Zuihō-in’s rock garden is characterised by its vigorously raked gravel, as well as the placement of sturdy pointed boulders and flat stones to convey the motion of turbulent waves and rough seas.  

Japanese zen gardens - daisenin
Part of the garden at Daisen-in.
Image credit: @daisen_in_official

Hop on over to Daisen-in for a selection of beautiful gardens dotted around the temple premise. The main highlight, however, is its 2 cone-shaped mountains of gravel. 

There are a few ways to interpret the meaning of this garden. Some experts believe that the pile of gravel mimics mountains, while more abstract explanations interpret them as obstacles to overcome in order to attain enlightenment.  

Japanese zen gardens - ryogenin
Part of Ryōgen-in’s Zen garden.
Image credit: @enjoy_photo_life

To end the day on a high note, stop by the rock gardens in Ryōgen-in, which is supposed to symbolise a microcosm of the universe. 

Opening hours: 9AM-5PM, Daily
Address: 81 Murasakino Daitokujicho, Kita Ward, 603-8231, Kyoto
Admission tickets: ¥400 (~USD3.82) for adults, ¥300 (~USD2.86) for children
Telephone: 075-491-1454

Opening hours: 9AM-5PM, Daily
Address: 54-1 Murasakino Daitokujicho, Kita Ward, 603-8231, Kyoto
Admission tickets: ¥400 (~USD3.82)
Telephone: 075-491-8346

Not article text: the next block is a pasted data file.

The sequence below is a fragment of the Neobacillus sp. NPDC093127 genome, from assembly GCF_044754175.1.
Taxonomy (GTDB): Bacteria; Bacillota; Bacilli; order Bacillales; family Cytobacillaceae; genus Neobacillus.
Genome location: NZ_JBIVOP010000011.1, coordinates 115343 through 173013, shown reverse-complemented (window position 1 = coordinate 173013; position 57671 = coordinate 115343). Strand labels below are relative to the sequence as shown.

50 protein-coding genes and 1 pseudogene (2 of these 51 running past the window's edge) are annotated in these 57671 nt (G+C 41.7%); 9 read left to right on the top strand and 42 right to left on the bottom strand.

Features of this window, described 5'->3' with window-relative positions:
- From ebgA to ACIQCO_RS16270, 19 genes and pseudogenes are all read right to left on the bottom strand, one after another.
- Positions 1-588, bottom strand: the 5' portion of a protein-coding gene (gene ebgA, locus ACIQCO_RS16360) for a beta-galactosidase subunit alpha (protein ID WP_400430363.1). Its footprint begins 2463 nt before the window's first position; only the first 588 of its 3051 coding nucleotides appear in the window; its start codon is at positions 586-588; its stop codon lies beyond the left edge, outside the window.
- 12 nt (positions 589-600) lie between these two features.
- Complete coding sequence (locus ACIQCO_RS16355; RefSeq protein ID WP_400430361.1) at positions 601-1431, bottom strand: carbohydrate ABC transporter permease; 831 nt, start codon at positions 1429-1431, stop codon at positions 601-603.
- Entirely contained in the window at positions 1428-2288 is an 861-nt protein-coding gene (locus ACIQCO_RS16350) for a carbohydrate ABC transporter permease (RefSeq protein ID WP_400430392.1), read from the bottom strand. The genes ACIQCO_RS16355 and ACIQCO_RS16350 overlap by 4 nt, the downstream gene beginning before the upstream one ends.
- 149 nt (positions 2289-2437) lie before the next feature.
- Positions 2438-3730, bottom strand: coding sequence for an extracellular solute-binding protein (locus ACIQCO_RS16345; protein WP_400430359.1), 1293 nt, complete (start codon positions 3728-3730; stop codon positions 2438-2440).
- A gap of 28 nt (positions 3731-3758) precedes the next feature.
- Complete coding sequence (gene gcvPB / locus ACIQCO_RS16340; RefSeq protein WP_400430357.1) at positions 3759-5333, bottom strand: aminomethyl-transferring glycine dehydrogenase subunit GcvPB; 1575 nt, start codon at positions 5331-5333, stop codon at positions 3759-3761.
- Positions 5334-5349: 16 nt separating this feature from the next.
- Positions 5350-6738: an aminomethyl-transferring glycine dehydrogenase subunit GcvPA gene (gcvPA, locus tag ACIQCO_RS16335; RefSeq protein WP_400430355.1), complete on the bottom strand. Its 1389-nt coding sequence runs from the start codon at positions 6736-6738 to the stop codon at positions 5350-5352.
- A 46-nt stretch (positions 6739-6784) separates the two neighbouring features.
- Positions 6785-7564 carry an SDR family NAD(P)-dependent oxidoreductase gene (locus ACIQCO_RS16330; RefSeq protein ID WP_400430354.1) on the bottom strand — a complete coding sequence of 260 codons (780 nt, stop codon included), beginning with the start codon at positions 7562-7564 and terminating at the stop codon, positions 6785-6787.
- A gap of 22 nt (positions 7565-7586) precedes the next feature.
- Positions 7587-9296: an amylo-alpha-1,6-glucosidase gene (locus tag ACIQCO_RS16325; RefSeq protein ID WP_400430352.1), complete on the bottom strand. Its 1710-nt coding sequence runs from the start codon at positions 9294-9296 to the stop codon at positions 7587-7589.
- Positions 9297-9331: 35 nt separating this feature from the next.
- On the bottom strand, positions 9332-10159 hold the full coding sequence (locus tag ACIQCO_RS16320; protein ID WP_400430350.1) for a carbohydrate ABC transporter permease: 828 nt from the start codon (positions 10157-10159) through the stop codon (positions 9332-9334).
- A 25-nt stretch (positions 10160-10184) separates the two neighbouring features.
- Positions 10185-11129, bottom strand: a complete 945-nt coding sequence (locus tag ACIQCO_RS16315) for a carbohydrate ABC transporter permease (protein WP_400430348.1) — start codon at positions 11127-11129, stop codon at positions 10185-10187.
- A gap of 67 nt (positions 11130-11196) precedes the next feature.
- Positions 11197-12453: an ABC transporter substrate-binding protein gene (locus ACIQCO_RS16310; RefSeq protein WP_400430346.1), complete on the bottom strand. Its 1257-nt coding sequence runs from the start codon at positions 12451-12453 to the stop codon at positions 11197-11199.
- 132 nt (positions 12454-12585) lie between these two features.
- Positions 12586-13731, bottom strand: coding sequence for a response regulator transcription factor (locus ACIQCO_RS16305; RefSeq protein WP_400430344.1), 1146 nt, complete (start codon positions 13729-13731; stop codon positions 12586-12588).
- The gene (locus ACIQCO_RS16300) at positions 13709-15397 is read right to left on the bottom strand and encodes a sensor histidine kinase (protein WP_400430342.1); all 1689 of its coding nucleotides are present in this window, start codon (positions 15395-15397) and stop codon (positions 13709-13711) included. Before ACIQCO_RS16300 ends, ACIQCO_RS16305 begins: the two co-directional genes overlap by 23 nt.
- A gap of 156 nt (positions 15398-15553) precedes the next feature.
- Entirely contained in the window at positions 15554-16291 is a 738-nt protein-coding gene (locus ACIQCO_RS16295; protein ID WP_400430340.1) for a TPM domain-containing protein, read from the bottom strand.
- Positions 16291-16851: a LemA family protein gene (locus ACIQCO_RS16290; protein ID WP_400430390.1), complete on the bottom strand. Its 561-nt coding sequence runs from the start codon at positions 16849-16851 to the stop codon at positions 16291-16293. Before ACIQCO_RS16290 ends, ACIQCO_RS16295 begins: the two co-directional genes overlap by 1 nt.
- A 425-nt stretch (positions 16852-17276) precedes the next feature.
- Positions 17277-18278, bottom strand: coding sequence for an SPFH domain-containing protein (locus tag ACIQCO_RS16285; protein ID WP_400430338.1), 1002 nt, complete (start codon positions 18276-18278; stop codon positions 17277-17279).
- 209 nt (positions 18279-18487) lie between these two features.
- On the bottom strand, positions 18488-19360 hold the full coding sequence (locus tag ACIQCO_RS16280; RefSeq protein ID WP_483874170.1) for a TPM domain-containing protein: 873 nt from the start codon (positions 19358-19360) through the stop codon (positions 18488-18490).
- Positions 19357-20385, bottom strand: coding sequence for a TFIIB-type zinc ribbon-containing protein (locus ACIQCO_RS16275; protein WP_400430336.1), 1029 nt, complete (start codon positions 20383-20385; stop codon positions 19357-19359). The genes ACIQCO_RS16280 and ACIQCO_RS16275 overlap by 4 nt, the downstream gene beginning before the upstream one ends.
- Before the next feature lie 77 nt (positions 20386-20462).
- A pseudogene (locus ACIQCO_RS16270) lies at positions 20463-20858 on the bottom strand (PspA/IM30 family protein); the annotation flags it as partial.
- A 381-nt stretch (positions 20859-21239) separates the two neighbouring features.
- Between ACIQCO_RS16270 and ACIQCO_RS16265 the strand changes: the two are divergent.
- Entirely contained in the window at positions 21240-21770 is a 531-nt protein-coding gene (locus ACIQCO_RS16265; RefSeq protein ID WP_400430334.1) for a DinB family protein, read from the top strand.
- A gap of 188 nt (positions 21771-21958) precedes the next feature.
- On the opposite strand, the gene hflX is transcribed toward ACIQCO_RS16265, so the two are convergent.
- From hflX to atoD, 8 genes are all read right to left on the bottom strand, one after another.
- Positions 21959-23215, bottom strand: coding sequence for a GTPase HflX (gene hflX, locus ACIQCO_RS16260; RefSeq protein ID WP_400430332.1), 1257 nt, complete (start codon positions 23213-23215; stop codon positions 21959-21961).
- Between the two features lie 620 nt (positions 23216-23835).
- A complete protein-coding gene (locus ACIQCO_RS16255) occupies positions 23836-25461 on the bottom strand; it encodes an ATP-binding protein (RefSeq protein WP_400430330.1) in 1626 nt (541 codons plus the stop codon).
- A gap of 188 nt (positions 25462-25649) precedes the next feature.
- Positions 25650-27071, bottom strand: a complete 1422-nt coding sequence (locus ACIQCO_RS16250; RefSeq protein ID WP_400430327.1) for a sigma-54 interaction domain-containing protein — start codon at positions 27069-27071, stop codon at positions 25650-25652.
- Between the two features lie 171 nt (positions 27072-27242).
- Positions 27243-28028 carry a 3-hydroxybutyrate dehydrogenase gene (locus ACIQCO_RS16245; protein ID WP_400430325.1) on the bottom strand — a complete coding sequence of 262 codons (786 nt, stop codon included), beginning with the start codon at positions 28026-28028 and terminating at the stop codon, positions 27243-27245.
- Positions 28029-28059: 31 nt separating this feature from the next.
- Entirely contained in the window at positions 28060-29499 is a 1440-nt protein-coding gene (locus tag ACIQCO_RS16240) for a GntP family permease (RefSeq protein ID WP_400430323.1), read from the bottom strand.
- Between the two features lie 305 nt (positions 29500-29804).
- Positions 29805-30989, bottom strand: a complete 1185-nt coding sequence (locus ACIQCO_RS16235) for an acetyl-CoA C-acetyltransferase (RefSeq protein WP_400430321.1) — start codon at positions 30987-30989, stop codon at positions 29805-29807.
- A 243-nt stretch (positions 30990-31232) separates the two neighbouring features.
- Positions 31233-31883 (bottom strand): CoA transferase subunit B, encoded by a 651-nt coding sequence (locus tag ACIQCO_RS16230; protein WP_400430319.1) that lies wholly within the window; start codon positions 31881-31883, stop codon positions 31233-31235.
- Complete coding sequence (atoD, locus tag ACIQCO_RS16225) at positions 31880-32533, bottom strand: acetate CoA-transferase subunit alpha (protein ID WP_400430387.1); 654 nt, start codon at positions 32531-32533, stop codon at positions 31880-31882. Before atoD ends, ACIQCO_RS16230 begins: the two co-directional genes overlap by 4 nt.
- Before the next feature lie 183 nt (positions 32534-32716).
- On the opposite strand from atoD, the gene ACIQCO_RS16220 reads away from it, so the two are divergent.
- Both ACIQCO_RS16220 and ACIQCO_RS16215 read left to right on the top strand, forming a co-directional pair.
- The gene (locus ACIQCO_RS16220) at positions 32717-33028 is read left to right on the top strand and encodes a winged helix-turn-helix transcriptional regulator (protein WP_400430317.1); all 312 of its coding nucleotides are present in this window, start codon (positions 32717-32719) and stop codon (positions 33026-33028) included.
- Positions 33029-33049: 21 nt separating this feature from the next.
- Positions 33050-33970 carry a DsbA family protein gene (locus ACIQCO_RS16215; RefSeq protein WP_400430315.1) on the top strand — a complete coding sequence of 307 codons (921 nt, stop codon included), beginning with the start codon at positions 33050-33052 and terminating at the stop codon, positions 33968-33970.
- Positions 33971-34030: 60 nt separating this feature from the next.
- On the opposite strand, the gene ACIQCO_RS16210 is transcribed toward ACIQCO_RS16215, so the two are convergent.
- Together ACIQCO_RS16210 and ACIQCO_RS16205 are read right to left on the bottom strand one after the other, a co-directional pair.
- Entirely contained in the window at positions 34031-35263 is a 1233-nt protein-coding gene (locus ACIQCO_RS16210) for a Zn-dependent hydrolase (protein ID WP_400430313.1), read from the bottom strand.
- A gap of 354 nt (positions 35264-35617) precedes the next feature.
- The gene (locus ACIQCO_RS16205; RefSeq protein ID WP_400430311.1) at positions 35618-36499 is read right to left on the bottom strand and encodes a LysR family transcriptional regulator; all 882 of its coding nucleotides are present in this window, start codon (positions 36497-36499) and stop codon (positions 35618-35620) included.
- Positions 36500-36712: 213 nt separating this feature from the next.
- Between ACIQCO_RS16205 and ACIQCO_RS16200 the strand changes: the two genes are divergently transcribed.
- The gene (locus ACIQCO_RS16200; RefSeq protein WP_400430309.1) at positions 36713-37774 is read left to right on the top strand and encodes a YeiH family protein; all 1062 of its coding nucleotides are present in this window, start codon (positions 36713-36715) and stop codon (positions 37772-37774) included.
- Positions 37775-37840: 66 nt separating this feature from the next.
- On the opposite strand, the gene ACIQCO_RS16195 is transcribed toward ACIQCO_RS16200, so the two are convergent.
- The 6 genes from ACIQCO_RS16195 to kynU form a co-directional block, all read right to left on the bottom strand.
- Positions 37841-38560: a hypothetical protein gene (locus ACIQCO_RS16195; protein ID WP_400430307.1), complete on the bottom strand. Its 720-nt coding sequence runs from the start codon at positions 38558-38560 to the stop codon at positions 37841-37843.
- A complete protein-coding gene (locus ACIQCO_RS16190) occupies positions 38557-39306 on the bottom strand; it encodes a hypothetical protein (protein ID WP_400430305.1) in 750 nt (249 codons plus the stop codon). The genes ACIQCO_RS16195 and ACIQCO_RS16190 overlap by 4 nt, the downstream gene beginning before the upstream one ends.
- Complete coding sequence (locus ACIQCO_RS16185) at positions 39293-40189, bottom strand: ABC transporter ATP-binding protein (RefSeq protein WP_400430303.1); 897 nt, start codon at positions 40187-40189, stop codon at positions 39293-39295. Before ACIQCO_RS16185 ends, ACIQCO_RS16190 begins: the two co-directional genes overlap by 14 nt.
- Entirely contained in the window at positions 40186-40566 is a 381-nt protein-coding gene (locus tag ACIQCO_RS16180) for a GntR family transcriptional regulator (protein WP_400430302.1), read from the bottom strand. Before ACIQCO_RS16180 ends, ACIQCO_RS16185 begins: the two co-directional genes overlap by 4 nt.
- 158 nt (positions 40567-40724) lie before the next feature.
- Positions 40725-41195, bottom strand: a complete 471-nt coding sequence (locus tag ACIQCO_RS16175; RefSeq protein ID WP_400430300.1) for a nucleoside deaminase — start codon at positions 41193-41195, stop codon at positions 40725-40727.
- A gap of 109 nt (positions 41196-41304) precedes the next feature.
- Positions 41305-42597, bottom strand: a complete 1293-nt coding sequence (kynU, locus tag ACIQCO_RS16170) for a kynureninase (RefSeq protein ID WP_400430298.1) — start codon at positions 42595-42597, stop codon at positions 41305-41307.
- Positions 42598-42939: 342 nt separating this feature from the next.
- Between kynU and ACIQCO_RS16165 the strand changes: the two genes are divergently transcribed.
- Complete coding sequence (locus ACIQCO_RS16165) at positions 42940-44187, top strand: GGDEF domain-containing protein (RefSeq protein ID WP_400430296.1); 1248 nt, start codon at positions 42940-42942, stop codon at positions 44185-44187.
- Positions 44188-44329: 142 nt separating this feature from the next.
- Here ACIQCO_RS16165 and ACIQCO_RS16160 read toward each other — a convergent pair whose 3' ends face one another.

Opening hours: 9AM-4.30PM, Daily
Address: 82-1 Murasakino Daitokujicho, Kita Ward, 603-8231, Kyoto
Admission tickets: ¥300 (~USD2.86)
Telephone: 075-491-7635

4. Manshuin Monzeki

Japanese zen gardens - manshuin monzeki
Image credit:

Located near the foot of Mount Hiei, away from the hustle and bustle of the city, Manshuin Monzeki is a Buddhist temple whose head priests were said to be of aristocratic descent. The temple’s origins date back to as early as the 8th century. 

Today, its beautiful garden is recognised by the Japanese government and has been designated the title of “National Places of Scenic Beauty” (史跡名勝天然記念物). 

Japanese zen gardens - manshuin monzeki
Image credit: @hinami0109

Like most temples, the rooms in Manshuin Monzeki retain a traditional Japanese style with tatami covered floors and fusuma (襖, sliding doors). 

Japanese zen gardens - manshuin monzeki
Image credit: @kyoto_channel